Clatsop Tribe

Picture of a Clatsop Flathead

The Clatsop Tribe
Summary and Definition: The Clatsop tribe were amongst the Native American Indians who changed the shape of their heads to a flat, elongated shape and nicknamed 'Flatheads' by the white traders. The Clatsop tribe were amongst the Native Indians encountered by the Lewis and Clark expedition in 1805. The Clatsop were highly skilled fishers and traders who were located along the Columbia River to the Pacific Ocean and lived in plankhouses.

Facts about the Clatsop Native Indian Tribe: Flatheads
The Clatsop tribe were an important Native American Indian people who controlled the mouth of the southern mouth of the Columbia river. The Clatsop people were organized into settlements, rather than tribes. Many of the Northwest Native Indians who used tattoos to decorate their skins and re-shaped their heads according to the customs and traditions of their people. This drastic change in their appearance led to the nickname of 'Flatheads'. Refer to the Flathead article to learn more about their lifestyle and method of creating the flat, elongated shape of their heads.

Facts about the Clatsop Native Indian Tribe: Lifestyle
As can be seen by the following map the Clatsop tribe lived in close proximity to many other Native Indian tribes. There lifestyle was similar with their neighbors and details of the types of clothes they wore, their religion, the food they ate, their plankhouses and their canoes. For details of their lifestyle refer to the Chinook Tribe.

Facts about the Clatsop Native Indian Tribe: Religion and Beliefs
The Clatsop tribe were great fish-eaters, and believed that the salmon were a divine gift from the wolf-spirit Talapus. The wolf-spirit Talapus was believed to have created the salmon to save their people from extinction at a legendary time of near disaster. The Clatsop tribe celebrated the 'First Salmon feast' which honored the salmon.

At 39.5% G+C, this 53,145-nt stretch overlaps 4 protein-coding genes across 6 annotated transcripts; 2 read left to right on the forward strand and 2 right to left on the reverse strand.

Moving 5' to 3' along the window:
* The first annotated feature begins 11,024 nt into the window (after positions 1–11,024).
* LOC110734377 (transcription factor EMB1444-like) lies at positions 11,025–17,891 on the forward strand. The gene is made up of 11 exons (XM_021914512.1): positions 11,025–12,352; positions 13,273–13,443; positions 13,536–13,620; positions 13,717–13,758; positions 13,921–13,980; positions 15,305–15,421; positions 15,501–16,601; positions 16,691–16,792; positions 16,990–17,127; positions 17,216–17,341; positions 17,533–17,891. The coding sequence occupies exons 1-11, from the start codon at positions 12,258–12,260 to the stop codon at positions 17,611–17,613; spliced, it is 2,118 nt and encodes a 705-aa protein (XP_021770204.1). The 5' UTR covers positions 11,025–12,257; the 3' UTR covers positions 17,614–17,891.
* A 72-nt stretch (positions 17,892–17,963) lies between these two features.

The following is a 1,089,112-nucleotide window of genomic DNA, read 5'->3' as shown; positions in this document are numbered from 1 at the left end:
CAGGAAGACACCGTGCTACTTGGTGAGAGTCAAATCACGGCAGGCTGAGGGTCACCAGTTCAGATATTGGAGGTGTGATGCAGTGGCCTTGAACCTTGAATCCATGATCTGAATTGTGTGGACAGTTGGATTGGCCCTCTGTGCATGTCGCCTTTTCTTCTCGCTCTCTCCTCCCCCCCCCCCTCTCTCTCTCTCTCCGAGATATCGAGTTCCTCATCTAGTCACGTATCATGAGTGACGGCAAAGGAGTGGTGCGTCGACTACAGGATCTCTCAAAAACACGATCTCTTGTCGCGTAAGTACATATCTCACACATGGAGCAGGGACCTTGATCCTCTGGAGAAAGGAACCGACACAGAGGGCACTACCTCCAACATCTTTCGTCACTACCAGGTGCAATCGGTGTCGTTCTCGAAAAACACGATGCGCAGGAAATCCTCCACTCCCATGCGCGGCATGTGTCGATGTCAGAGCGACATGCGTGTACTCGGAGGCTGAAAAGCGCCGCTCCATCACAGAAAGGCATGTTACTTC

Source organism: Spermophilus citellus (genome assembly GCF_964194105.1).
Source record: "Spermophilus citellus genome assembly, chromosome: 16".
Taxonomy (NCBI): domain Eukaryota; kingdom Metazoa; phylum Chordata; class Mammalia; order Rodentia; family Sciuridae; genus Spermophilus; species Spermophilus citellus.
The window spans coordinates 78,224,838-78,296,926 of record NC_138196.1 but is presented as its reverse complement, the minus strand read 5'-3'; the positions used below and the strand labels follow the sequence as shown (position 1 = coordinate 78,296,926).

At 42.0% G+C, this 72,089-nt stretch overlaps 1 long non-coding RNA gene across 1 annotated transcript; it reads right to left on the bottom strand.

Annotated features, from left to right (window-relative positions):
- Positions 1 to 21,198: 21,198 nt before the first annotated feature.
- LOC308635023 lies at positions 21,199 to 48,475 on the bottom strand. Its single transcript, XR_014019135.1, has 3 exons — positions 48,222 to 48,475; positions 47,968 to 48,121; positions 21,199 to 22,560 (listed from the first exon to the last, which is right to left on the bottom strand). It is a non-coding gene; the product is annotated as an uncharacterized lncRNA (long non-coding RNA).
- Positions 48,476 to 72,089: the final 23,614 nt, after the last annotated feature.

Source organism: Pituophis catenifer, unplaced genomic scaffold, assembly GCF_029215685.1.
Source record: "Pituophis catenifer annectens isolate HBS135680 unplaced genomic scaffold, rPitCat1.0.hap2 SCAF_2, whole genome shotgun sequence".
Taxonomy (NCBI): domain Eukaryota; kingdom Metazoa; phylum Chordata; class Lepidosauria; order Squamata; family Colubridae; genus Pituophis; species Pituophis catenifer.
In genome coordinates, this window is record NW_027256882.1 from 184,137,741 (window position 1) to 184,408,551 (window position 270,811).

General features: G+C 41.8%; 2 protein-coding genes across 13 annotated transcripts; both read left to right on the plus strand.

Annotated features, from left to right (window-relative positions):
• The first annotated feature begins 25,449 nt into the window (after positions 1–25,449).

Where did the Clatsop tribe live?
The Clatsop are people of the Northwest Coast Native American cultural group who lived in plankhouses. The location of their tribal homelands were around the modern day Oregon areas of Astoria, Gearhart, Seaside, or Cannon Beach.  The geography of the region in which they lived dictated the lifestyle and culture of the Clatsop tribe.

  • They lived in the Pacific Northwest coastal region in the state of Oregon. The tribe inhabited 1100 square miles of coastal plain and river valleys
  • The location of their villages were along the south side of the Columbia River, north of Neakahnie Mountain.
  • Land: Tall dense forests, oceans, mountains and rivers. The climate was hot summers and cold, rain drenched winters
  • Animals: The  animals included Mountain goats and sheep, racoon, beaver, deer, moose, bear and elk
  • Fish: Fish and Sea animals including seals, sea otters, whales, shell fish and salmon
  • Natural Resources: Red cedar trees, berries, bulbs, roots and seeds, forests, mountains, rivers and the bounty of the Pacific Ocean including seaweed

The Clatsop Tribe: The Lewis and Clark Expedition
The Lewis and Clark expedition made contact with the Clatsop tribe in 1805. The following article, Journals of Lewis and Clark: Clatsop Native Indians, provides details of their encounters with these Native American Indians. The expedition named their last encampment, Fort Clatsop, after the tribe after friendly meetings with Coboway, chief of one of the Clatsop villages.

Who were the most famous leaders and chiefs of the Clatsop tribe?
The most famous leaders and chiefs of the Clatsop tribe included Chief Coboway. At least 14 Clatsop villages are known to have existed in the region. The largest village, Quatat, stood at the mouth of the Necanicum River.

Clatsop History: What happened to the Clatsop tribe?
The modern day Clatsop people has no formal recognition today but its members form an unofficial confederation called the Clatsop-Nehalem Confederated Tribes of Oregon, with the Salishan-speaking Nehalem (Tillamook) tribe that once inhabited the area around Tillamook Bay.

Native American Indian Tribes
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